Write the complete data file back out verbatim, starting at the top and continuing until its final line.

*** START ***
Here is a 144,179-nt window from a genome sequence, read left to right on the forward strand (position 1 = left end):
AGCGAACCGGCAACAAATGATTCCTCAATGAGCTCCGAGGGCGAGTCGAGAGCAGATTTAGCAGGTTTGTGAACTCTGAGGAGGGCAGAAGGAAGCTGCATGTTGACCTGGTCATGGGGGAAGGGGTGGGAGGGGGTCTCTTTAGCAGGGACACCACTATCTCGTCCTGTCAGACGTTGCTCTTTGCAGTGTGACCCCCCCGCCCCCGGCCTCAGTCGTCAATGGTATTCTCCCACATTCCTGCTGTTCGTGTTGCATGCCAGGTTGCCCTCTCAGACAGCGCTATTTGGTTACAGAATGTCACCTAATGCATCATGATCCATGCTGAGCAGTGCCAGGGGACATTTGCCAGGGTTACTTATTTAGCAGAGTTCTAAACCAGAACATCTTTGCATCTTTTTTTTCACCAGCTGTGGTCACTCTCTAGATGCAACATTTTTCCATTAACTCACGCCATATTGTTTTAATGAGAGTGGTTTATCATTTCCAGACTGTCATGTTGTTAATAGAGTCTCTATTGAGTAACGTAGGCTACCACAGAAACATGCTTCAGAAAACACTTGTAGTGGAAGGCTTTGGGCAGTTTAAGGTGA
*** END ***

Here is a 144,179-nt window from a genome sequence, read left to right on the forward strand (position 1 = left end):
AGCGAACCGGCAACAAATGATTCCTCAATGAGCTCCGAGGGCGAGTCGAGAGCAGATTTAGCAGGTTTGTGAACTCTGAGGAGGGCAGAAGGAAGCTGCATGTTGACCTGGTCATGGGGGAAGGGGTGGGAGGGGGTCTCTTTAGCAGGGACACCACTATCTCGTCCTGTCAGACGTTGCTCTTTGCAGTGTGACCCCCCCGCCCCCGGCCTCAGTCGTCAATGGTATTCTCCCACATTCCTGCTGTTCGTGTTGCATGCCAGGTTGCCCTCTCAGACAGCGCTATTTGGTTACAGAATGTCACCTAATGCATCATGATCCATGCTGAGCAGTGCCAGGGGACATTTGCCAGGGTTACTTATTTAGCAGAGTTCTAAACCAGAACATCTTTGCATCTTTTTTTTCACCAGCTGTGGTCACTCTCTAGATGCAACATTTTTCCATTAACTCACGCCATATTGTTTTAATGAGAGTGGTTTATCATTTCCAGACTGTCATGTTGTTAATAGAGTCTCTATTGAGTAACGTAGGCTACCACAGAAACATGCTTCAGAAAACACTTGTAGTGGAAGGCTTTGGGCAGTTTAAGGTGA